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  • Writer's pictureKate Stark

Hemp homes in hot demand

Photo: Supplied


Longevity a win for industry

AN unwavering belief in the durability of hemp fibre was the catalyst for Margaret River’s Gary Rogers to design and build the first hemp home in Western Australia.

“I wanted to make a difference and, hopefully, we can,” Gary said, adding his love of sustainable building came after his partner Georgina enrolled him in a natural building workshop.

A trained carpenter, Gary initially wanted to take a step back from such a hands-on industry but says after he began to understand the potential use for hemp, he was motivated to make a change.

“I want to let people know there’s no limit. They should be eating hemp, wearing it, you should be sleeping in it and you should be turning this into a supplement every day so you get your essential fatty acids.

“We’re living in a generation that don’t believe in it and, if we can start turning that around and go back to natural medicines, then that’s a great start.”

Gary is currently working on the largest hemp home in Australia with his business, fittingly named Hemp Homes Australia.

The hemp-lime home will span 378sq m under roof and will also incorporate decking into the design. Learning from the those in the field who have already had experience with hemp fibre, Gary said he has applied his own design skills to create a unique and durable structure which offers up to 80 per cent in energy savings.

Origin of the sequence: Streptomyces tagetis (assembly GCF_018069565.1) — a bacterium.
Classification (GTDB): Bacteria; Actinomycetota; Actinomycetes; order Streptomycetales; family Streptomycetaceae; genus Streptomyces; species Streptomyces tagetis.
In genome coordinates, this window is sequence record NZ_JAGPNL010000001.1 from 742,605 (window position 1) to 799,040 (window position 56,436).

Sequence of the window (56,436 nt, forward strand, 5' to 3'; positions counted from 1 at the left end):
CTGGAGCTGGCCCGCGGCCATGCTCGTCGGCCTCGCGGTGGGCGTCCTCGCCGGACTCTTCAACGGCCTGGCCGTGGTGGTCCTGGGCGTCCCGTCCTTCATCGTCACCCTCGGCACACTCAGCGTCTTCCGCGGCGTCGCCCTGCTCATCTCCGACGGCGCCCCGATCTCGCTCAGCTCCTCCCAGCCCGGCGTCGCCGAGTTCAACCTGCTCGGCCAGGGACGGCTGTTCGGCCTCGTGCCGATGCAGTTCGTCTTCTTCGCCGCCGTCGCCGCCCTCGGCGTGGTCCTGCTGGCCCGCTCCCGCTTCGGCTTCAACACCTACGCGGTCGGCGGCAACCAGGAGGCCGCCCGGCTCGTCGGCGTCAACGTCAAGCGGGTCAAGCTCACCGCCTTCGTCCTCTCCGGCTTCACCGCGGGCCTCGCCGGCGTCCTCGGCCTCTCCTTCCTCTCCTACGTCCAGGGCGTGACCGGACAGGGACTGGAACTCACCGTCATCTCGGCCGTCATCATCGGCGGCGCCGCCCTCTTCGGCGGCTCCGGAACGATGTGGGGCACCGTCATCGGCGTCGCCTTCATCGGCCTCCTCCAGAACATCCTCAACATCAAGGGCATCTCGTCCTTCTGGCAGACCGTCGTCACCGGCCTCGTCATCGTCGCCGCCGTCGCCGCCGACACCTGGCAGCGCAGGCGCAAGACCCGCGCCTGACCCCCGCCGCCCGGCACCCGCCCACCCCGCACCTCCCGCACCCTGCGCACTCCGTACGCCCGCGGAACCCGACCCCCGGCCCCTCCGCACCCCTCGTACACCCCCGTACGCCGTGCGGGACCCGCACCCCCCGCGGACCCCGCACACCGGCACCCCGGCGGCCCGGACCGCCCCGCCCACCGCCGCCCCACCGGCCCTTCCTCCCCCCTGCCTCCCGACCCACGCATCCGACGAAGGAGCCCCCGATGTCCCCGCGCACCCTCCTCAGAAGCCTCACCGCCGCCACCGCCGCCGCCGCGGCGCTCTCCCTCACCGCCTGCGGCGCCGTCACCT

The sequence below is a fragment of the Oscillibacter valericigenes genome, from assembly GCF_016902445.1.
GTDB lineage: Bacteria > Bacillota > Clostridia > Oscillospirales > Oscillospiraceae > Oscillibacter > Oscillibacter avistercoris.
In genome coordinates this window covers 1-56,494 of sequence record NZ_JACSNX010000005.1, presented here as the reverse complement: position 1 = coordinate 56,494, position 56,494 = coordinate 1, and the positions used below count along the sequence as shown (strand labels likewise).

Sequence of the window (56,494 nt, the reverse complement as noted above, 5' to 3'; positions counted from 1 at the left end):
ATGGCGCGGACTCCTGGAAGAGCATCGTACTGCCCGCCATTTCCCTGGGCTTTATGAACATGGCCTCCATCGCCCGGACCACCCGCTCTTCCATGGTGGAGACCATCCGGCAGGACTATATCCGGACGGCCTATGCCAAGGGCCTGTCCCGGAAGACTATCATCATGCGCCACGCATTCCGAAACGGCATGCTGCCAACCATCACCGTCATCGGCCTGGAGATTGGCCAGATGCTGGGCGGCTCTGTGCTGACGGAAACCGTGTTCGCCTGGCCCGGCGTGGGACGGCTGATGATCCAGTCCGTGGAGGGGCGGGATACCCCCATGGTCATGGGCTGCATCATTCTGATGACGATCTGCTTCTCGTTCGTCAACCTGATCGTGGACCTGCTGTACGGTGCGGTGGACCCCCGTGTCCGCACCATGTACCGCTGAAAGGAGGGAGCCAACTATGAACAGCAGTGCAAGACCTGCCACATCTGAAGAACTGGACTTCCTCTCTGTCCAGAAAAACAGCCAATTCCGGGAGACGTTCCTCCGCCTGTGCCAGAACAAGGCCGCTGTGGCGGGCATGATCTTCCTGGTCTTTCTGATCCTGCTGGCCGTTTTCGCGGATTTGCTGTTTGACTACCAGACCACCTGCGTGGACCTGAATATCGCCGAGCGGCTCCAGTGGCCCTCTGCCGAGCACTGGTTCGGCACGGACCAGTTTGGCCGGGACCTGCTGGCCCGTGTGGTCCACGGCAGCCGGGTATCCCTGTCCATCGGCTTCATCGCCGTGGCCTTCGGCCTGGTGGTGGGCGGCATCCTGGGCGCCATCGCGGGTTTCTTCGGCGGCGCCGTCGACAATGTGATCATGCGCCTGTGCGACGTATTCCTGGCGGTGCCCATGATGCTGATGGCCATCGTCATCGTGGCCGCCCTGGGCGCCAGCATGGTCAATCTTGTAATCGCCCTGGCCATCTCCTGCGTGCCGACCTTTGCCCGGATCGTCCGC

“Since building the hemp home, I’ve realised now how important it is to build with natural materials and we’re just starting to catch up with the rest of the world.

“I use as much natural and chemical-free material as I can and this has also reduced the waste from our building site to just one skip.”

Gary said, unlike modern homes which have used excessive amounts of plastic and chemically treated wood, hemp homes are carbon negative and can be ploughed back into the ground or reused to build another structure once they are no longer inhabited.

“It’s completely biodegradable so you can dig it in and you’ll be putting the lime back into the soil and eliminating your carbon footprint.”

With seed and fibre production in Western Australia only beginning to gain traction, Gary said he is taking advantage of the processing facilities in New South Wales where the bulk of hemp fibre is grown and produced but is hopeful he will soon be able to use his own, homegrown crops.

“It’s important for us to get established and we have an agronomist helping us so we’re hoping to grow some of the best seed in Australia.

“Until then, we try and use as much Australian product as we can because we want to support our own and you’re never going to have an Australian industry if you don’t support Australian farmers.

Hemp Homes Australia is currently waiting on three, 40-foot containers of hemp fibre to arrive from New South Wales which Gary will then hand-mix into hempcrete on site.

“It’s opened doors for us and if people can see you’ve had a crack at it and you’ve pulled it off, then they’re asking how they can help and what they can do."

The couple will soon travel to Tasmania for the first time in October to discuss the opportunities in building hemp-based homes en masse.

“Georgina and I are going to Earth Expo in Tasmania soon and, if people can take something away from me and the work I do, and tell someone else, then we’ve changed something and that’s the only way to win.”

  • Written for Tasmania Earth Expo, a special publication printed by Fairfax Media.

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